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An international project focused on water governance in Southeast Asia is seeking to improve the lives of women in the Mekong Region.
It follows a recent paper, co-authored by UNSW Canberra researcher Dr Pichamon Yeophantong, which highlights women’s contributions to better governance, social, and environmental outcomes for rivers in the Mekong region.
This research prompted Dr Yeophantong and International WaterCentre Alumni Network’s Dr Karen Delfau to consider how the systemic barriers to women’s involvement in water governance processes can be better addressed.
In collaboration with Kanokwan Manorom at Ubon Ratchathani University in Thailand and Nang Shining, Director of the Mong Pan Youth Association in Myanmar’s Shan State, they are now starting a research program focused on knowledge co-creation and engagement processes in communities in north-eastern Thailand and southern Shan States.
“Co-creation processes are aimed at putting the tools, knowledge and decision-making into the hands of the individuals whose lives they directly affect,” Dr Yeophantong said.
“This provides individuals with the support they need to authentically engage in the policy process.”
The team will study co-creation processes through a series of interviews and focus group discussions with regional and local policymakers, civil society organisations, and district schools to better understand how co-creation can unfold at two field sites in Myanmar and Thailand.
The project, Co-creating knowledge to Enhance Women’s Leadership for Inclusive River Governance and Livelihood Resilience in the Mekong Region, seeks to unpack how co-creation works at the local and regional levels and explore ways that co-creation can support women to have their voices heard in water governance, particularly during and after the COVID-19 pandemic.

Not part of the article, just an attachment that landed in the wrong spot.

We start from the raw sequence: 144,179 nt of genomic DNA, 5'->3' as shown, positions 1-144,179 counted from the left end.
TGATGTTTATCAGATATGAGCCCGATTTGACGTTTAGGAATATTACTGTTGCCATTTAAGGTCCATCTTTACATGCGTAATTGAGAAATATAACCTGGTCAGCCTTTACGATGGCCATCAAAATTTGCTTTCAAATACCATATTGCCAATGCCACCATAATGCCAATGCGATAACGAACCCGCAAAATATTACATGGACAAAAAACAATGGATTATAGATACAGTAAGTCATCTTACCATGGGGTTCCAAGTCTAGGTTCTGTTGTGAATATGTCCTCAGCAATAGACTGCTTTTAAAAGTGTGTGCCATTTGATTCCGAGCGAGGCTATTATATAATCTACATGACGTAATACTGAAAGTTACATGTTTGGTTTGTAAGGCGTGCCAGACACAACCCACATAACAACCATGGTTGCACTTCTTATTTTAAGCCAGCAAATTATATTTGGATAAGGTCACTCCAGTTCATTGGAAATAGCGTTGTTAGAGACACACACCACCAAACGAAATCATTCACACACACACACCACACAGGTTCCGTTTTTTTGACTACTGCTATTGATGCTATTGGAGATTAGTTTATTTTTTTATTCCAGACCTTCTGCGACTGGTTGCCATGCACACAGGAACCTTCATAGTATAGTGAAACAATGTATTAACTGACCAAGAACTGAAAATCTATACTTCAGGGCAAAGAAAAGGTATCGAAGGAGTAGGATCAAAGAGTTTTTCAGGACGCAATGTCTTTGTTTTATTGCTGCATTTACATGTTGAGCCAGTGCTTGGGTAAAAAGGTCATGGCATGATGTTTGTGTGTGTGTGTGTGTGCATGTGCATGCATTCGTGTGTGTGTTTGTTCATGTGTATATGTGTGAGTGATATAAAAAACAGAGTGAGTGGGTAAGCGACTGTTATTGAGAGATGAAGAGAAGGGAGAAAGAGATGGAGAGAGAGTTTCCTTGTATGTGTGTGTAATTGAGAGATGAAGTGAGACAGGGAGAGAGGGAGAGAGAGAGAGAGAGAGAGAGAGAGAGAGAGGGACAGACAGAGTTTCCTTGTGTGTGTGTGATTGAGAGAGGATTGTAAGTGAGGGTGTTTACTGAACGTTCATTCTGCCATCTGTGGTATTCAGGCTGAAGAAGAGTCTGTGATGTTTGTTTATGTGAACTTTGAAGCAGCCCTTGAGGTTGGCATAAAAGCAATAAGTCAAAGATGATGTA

“The project’s primary objective is to accelerate progress towards women’s leadership in river governance and to enhance women’s livelihood resilience in mainland Southeast Asia by identifying and implementing the most effective mechanisms for knowledge co-creation,” Dr Delfau said.
Impactful participation in water governance, particularly for women, indigenous and other marginalised groups, can often prove challenging, costly, or just impossible.
Over the past decade, knowledge co-creation has emerged as a pathway to greater engagement and deeper participation, where all participants are valued and involved in designing and implementing governance strategies and mechanisms.
The team is engaging a spectrum of community members to co-design and implement a ‘Mekong curriculum’.
The aim of the curriculum is to support communities to develop, use and make sense of key tools and concepts applicable to river governance.
The team is now compiling a list of interviewees and would be interested in connecting with others who have incorporated co-creation in their programming to support communities in addressing complex water-related challenges in Southeast Asia and globally.
They are also looking to speak with policy practitioners who have employed co-creation methodologies to support water governance, climate change, and livelihood transitions.